Eventually the Song Becomes a Sigh 1 and 2, also uses the cyanotype on wood. Four circles in each work showing songbirds and a representation of their song below in gold. The gold expresses the precious nature of the song and highlights its worth and therefore the sadness at its loss. We see the birds in their ghostly representation as they appear to disappear as we strive to see clearly the detail of the bird’s markings and attribute a species and a name. The fact that a great deal of the identification of a species is often down to the sounds it makes, is also testament to the lack of sound and the vibrancy of its song in life. Guest’s birds are present, but elusive, tantalisingly tangible, but spectres of their true selves.
The true sadness of this exhibition is that it has been lost in the pandemic that is Covid-19. Open for just a few days before the ban on public spaces forced its closure one cannot help thinking there are parallels to the plight of the birds and nature in general. The loss of the bird’s habitat, the Wild Thyme for the butterfly and the mistreatment of the environment has wreaked havoc for the decline in native species.
The causes of the losses are the intensification of farming, pollution from fertiliser, manure and plastic, the destruction of habitats for houses, the climate crisis and invasive alien species. The State of Nature report shows no significant improvement since the last one in 2016, which said the UK was “among the most nature-depleted countries in the world.”Damian Carrington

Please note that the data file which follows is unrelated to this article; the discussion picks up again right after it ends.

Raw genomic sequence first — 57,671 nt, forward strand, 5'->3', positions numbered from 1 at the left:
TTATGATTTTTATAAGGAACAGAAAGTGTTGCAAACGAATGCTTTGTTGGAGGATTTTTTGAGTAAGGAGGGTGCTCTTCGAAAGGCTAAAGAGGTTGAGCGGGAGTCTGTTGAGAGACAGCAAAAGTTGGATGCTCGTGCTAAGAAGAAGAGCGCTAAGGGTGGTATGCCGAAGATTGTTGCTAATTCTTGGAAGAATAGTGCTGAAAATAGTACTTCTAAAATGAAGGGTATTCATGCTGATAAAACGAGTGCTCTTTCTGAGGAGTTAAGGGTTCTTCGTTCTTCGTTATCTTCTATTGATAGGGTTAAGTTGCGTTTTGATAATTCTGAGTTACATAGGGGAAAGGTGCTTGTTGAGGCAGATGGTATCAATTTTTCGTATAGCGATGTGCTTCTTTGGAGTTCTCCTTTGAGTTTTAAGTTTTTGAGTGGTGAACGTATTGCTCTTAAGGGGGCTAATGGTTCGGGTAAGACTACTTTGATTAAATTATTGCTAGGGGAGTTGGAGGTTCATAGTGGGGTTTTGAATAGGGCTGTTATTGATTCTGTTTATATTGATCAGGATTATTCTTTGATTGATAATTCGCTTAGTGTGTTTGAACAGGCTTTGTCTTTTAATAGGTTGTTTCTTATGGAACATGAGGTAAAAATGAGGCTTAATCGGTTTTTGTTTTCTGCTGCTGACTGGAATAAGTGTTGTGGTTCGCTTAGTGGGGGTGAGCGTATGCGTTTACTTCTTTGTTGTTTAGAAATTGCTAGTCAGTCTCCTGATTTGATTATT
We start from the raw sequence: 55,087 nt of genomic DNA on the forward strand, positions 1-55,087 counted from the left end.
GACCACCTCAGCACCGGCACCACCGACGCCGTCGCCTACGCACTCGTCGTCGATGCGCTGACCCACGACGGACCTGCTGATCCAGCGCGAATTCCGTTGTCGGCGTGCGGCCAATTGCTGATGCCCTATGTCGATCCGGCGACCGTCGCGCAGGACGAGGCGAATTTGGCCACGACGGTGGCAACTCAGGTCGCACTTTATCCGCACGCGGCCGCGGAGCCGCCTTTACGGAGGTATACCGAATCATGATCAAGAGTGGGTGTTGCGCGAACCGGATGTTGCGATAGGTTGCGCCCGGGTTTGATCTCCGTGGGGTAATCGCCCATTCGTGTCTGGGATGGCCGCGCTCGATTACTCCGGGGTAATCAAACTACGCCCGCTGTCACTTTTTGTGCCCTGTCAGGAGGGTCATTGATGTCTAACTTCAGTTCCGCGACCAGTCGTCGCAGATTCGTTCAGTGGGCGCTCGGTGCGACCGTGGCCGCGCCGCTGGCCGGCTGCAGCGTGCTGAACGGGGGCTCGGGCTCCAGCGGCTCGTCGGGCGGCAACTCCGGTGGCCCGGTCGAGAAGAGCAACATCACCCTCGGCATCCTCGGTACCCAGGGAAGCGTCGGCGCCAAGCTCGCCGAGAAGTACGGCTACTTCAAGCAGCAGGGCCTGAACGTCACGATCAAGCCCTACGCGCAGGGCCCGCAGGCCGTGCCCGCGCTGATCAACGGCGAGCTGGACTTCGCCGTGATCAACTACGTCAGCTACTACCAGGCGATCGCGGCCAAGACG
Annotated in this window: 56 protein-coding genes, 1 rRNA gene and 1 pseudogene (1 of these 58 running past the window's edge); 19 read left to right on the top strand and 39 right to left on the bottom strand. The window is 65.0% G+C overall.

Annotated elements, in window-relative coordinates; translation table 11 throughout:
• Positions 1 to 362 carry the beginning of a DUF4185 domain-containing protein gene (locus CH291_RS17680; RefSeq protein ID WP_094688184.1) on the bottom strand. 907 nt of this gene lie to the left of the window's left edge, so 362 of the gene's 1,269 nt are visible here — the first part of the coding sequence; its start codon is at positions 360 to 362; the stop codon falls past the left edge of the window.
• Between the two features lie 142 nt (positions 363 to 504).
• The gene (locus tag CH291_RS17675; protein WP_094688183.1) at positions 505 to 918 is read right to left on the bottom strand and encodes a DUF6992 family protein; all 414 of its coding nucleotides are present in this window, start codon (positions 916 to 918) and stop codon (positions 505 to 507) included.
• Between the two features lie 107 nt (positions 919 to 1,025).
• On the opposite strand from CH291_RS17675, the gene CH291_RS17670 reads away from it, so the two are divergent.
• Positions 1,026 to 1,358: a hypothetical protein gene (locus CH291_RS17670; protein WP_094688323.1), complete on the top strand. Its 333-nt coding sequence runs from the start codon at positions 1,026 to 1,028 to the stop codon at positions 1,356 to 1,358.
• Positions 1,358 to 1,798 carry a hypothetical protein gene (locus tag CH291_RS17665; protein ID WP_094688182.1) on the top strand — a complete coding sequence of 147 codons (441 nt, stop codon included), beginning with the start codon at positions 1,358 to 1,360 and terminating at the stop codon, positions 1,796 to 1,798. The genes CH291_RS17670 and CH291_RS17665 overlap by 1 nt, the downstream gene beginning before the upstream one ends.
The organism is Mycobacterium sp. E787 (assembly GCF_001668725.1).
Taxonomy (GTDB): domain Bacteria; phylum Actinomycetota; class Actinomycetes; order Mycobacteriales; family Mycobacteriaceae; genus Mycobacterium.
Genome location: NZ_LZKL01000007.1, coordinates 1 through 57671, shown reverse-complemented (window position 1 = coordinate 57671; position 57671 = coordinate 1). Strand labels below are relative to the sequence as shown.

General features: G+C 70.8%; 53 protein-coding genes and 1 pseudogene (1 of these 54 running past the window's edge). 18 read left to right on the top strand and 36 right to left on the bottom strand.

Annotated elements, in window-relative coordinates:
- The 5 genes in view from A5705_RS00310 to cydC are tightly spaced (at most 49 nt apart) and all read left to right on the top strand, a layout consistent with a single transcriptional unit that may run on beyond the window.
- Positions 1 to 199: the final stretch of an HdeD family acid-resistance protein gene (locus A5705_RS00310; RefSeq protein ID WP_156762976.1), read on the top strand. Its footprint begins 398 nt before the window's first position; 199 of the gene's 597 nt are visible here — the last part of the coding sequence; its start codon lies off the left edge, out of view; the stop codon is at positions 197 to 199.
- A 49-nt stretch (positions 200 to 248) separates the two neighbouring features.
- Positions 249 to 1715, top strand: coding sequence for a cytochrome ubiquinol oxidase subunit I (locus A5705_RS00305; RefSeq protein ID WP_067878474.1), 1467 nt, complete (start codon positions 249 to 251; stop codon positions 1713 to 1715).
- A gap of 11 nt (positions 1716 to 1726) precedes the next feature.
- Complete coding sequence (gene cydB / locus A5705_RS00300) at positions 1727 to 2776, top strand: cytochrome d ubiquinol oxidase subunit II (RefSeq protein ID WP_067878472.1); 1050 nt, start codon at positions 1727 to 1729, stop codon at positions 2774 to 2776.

The Guardian Environment editor
Thu 3 Oct 2019 19.00 BST
The irony is that as people are experiencing a lockdown and social distancing, making some of our towns comparatively empty some animals are returning, curious to take advantage of the changes. People are hearing birdsong in the absence of traffic noise, and pollution levels have dropped significantly. Maybe lessons can be learned and a renewed reverence for nature with the realisation of mankind’s impact on the environment will alter our perspective. There is still time to save some of this endangered wildlife if we would just recognise the cause and cure.
Anne Guest artist website.
The Winterbourne House and Garden is open to the public, or at least will be when the pandemic had ceased, please check the website. The Coach House Gallery is located in the beautiful estate.
Richard Nicholls photography where stated (otherwise my amateur photography Karen Parker)